Weeks 1 & 2
The average length of gestation is 266 days, which means your baby will be born around 38 weeks after conception. Because many women are not familiar with their fertility cues and do not know when conception happened, pregnancy is generally measured from the first day of the last menstrual period. The average length of pregnancy is 280 days, which means your baby will be born around 40 weeks after the first day of your last menstrual period. By this standard of measuring, your first two weeks of pregnancy happen before your child is conceived.
During this time, the egg that will become your child begins the maturation process and the sperm that will become your child is being produced.
This is the week the sperm and egg meet. Some of the decisions about your child, such as gender and if he or she will have any chromosomal problems, will be decided at conception.
After the sperm and egg combined, your newly created baby begins a process of cell division that could rightly be called “explosive.” In these first weeks, perhaps before you even realize you are pregnant, your baby has begun to develop everything it needs to survive until birth. By the third week of life your baby ‘s heart is already pumping blood on its own.
The creation of your baby begins before he is even attached to your uterine lining. As the egg divides and grows, cells begin to be specialized. The fertilized egg will create your baby, the placenta, the amniotic sac and the amniotic fluid. Approximately 10 days after fertilization, your baby implants in the uterus. The lungs, heart and spinal cord begin to form.
By the end of the fourth week your baby is less than .03 oz, and is approximately 1/8 of an inch long.
Don’t forget about the importance of being as healthy as possible during this exciting time of your life. Be sure you are eating a variety of foods, staying active and getting as much rest as necessary for the healthy functioning of your body. Remember, you and your baby will both be using your body, so it is vitally important to stay as well nourished and rested as possible.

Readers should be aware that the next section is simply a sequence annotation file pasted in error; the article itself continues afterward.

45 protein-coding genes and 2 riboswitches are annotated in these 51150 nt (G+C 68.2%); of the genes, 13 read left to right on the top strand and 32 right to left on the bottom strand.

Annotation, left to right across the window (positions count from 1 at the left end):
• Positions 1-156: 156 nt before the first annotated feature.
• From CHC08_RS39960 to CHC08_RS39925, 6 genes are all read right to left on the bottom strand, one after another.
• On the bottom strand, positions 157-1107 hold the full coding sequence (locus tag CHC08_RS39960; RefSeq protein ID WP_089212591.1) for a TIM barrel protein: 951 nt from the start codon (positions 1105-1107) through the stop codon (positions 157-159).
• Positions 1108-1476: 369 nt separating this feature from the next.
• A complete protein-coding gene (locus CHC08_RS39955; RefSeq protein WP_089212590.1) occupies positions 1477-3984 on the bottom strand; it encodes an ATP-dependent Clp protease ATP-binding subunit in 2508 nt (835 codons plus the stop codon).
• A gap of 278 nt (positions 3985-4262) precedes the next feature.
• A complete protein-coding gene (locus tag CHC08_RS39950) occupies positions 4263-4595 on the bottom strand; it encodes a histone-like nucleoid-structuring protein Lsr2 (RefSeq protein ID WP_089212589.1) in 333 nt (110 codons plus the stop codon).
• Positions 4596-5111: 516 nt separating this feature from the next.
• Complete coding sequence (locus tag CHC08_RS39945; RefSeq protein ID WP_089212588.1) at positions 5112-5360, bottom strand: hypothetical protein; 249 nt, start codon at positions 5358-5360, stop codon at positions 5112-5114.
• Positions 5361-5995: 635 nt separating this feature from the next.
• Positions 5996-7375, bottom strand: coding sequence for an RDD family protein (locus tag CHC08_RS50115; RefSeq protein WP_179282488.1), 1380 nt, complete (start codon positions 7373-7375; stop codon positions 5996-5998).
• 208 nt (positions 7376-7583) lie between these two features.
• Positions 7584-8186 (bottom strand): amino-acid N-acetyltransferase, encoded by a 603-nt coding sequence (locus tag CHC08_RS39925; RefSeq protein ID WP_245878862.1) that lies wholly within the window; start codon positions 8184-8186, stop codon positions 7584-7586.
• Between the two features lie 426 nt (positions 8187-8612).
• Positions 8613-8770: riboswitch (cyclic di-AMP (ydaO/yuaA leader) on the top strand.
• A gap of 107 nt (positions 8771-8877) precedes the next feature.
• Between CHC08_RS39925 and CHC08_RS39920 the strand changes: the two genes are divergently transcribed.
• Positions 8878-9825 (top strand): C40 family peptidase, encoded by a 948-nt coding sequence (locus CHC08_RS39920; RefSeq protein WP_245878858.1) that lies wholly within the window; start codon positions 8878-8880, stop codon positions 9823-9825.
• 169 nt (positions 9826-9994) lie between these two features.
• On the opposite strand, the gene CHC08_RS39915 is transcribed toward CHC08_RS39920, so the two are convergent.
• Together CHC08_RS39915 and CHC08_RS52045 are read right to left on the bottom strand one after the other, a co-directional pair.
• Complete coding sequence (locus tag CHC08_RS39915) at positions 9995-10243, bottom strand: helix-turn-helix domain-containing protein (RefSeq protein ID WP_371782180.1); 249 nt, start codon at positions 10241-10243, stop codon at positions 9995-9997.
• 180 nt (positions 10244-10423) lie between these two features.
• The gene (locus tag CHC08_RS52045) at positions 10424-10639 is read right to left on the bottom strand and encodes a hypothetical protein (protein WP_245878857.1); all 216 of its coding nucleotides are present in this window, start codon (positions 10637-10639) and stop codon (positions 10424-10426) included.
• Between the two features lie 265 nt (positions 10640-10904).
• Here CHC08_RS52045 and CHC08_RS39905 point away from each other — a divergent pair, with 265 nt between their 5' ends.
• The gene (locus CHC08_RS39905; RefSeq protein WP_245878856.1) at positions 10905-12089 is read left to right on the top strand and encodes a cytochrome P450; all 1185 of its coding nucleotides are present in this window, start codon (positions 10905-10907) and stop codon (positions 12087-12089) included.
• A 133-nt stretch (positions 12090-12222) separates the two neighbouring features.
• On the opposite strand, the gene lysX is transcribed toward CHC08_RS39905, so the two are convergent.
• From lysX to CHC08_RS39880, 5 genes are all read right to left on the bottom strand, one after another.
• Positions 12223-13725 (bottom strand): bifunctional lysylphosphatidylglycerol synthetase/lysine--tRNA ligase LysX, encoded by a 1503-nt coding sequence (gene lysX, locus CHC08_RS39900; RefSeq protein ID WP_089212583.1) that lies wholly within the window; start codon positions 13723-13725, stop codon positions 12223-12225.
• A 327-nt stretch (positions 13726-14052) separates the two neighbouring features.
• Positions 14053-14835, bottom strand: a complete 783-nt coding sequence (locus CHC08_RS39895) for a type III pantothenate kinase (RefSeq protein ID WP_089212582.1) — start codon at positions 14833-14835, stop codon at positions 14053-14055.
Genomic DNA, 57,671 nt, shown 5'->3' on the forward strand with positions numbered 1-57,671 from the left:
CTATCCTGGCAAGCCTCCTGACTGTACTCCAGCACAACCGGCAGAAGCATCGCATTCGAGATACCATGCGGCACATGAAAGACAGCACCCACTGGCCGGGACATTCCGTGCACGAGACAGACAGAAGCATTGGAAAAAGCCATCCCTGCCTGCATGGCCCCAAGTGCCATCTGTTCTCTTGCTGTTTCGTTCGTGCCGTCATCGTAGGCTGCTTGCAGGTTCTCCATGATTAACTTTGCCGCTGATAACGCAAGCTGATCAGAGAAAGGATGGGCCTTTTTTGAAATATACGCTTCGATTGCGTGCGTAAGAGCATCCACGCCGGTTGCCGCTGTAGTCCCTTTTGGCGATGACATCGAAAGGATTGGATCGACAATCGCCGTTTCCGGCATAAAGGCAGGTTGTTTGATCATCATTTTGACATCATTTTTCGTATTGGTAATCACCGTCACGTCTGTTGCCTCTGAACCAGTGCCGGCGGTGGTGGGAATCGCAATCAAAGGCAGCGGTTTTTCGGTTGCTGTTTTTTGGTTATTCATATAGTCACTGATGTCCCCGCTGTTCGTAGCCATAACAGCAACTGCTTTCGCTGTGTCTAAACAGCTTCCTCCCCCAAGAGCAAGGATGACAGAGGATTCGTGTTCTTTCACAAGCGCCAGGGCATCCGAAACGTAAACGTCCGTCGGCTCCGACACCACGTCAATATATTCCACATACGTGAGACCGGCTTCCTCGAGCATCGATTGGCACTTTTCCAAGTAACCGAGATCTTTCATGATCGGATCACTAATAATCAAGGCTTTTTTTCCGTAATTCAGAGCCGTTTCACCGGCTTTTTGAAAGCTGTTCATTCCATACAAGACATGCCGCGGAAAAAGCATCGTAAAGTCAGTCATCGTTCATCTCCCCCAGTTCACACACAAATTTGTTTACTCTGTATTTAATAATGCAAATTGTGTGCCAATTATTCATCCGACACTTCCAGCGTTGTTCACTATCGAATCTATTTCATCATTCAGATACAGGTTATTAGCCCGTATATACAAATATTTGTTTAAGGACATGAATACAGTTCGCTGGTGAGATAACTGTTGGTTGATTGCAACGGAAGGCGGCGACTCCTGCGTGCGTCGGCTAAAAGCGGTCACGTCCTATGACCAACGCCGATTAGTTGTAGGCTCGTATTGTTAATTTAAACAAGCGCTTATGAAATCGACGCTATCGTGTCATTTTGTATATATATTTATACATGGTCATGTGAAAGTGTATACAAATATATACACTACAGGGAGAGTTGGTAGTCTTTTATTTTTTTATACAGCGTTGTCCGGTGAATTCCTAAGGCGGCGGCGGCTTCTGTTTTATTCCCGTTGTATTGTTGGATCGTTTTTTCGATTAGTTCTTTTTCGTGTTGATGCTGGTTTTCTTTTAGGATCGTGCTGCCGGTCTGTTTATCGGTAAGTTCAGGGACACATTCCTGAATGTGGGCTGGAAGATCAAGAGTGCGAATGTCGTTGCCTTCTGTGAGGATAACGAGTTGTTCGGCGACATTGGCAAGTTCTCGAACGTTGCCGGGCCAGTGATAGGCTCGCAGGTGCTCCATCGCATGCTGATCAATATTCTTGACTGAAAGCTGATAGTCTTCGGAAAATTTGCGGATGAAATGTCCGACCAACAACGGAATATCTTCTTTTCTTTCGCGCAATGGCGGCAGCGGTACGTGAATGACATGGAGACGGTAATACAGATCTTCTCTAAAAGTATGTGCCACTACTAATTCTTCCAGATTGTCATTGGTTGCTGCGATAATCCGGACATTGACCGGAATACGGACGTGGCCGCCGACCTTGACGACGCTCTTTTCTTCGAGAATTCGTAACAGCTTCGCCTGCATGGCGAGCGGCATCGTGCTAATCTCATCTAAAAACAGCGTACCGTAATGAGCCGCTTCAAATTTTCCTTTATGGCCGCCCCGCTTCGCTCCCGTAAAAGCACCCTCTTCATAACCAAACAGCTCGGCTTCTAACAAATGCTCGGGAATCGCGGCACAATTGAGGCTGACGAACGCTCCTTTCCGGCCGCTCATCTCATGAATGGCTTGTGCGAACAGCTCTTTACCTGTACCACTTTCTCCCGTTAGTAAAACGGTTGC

When the egg becomes fertilized, your body begins producing higher levels of progesterone which prevent menstruation and keep the pregnancy healthy. It is initially produced by the ovary, but production will eventually be taken over by the placenta.
In response to the progesterone, the uterine lining thickens and the blood supply to the uterus increases. The cervix plugs with mucus to provide a protective barrier. Your uterus begins to enlarge and soften to allow implantation.
As your uterus begins to change, you may notice some pre-menstrual type cramping. The increased metabolic rate and the growth of the uterus causes an increased need to urinate. You will probably be more tired than usual and may even have short periods of faintness. The pregnancy hormones trigger the maturation process in the mammary glands, which may cause breast tenderness or soreness.
During this first month, you may wonder if you are pregnant. You can watch for the early signs of pregnancy and confirm your pregnancy with your midwife if you want to be sure.
The following concerns are commonly experienced during this month.
- Urinary Frequency
- Breast Soreness
- Increased Fatigue
- Decreased Libido
- Nausea and Vomiting
- Pregnancy Symptoms